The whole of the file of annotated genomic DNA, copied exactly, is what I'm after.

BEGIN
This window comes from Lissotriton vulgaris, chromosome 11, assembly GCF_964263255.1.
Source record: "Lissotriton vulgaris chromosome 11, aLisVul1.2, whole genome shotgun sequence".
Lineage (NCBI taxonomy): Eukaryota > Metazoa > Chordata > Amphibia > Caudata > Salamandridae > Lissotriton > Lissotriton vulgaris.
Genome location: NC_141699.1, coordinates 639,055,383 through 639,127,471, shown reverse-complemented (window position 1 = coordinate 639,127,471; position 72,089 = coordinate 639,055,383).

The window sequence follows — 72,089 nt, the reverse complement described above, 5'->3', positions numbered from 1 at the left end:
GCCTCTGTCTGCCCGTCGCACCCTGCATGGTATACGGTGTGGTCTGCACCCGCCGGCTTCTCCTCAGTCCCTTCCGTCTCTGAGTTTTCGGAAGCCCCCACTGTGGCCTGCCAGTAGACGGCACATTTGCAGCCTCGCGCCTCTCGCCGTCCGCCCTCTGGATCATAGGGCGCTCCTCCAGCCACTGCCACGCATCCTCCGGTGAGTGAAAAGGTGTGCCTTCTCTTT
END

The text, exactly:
This window comes from Lissotriton vulgaris, chromosome 11, assembly GCF_964263255.1.
Source record: "Lissotriton vulgaris chromosome 11, aLisVul1.2, whole genome shotgun sequence".
Lineage (NCBI taxonomy): Eukaryota > Metazoa > Chordata > Amphibia > Caudata > Salamandridae > Lissotriton > Lissotriton vulgaris.
Genome location: NC_141699.1, coordinates 639,055,383 through 639,127,471, shown reverse-complemented (window position 1 = coordinate 639,127,471; position 72,089 = coordinate 639,055,383).

The window sequence follows — 72,089 nt, the reverse complement described above, 5'->3', positions numbered from 1 at the left end:
GCCTCTGTCTGCCCGTCGCACCCTGCATGGTATACGGTGTGGTCTGCACCCGCCGGCTTCTCCTCAGTCCCTTCCGTCTCTGAGTTTTCGGAAGCCCCCACTGTGGCCTGCCAGTAGACGGCACATTTGCAGCCTCGCGCCTCTCGCCGTCCGCCCTCTGGATCATAGGGCGCTCCTCCAGCCACTGCCACGCATCCTCCGGTGAGTGAAAAGGTGTGCCTTCTCTTT